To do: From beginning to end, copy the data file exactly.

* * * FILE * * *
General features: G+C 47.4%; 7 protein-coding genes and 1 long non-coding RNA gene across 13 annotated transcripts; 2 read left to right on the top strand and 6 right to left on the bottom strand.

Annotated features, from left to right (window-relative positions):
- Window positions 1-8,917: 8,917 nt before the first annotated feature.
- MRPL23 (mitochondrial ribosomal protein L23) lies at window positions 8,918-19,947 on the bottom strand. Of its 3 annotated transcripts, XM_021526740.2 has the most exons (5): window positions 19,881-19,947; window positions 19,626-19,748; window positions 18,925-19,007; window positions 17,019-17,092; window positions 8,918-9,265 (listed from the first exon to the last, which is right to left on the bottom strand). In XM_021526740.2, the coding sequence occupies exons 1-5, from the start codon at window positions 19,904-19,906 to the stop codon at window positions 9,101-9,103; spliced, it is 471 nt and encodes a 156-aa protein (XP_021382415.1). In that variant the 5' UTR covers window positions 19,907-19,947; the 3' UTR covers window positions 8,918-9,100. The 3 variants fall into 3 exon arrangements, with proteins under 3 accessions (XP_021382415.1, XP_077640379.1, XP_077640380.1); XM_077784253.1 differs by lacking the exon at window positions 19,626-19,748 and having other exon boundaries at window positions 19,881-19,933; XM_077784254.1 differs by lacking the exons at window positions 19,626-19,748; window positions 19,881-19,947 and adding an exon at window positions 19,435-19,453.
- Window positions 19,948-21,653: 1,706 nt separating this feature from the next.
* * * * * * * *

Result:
General features: G+C 47.4%; 7 protein-coding genes and 1 long non-coding RNA gene across 13 annotated transcripts; 2 read left to right on the top strand and 6 right to left on the bottom strand.

Annotated features, from left to right (window-relative positions):
- Window positions 1-8,917: 8,917 nt before the first annotated feature.
- MRPL23 (mitochondrial ribosomal protein L23) lies at window positions 8,918-19,947 on the bottom strand. Of its 3 annotated transcripts, XM_021526740.2 has the most exons (5): window positions 19,881-19,947; window positions 19,626-19,748; window positions 18,925-19,007; window positions 17,019-17,092; window positions 8,918-9,265 (listed from the first exon to the last, which is right to left on the bottom strand). In XM_021526740.2, the coding sequence occupies exons 1-5, from the start codon at window positions 19,904-19,906 to the stop codon at window positions 9,101-9,103; spliced, it is 471 nt and encodes a 156-aa protein (XP_021382415.1). In that variant the 5' UTR covers window positions 19,907-19,947; the 3' UTR covers window positions 8,918-9,100. The 3 variants fall into 3 exon arrangements, with proteins under 3 accessions (XP_021382415.1, XP_077640379.1, XP_077640380.1); XM_077784253.1 differs by lacking the exon at window positions 19,626-19,748 and having other exon boundaries at window positions 19,881-19,933; XM_077784254.1 differs by lacking the exons at window positions 19,626-19,748; window positions 19,881-19,947 and adding an exon at window positions 19,435-19,453.
- Window positions 19,948-21,653: 1,706 nt separating this feature from the next.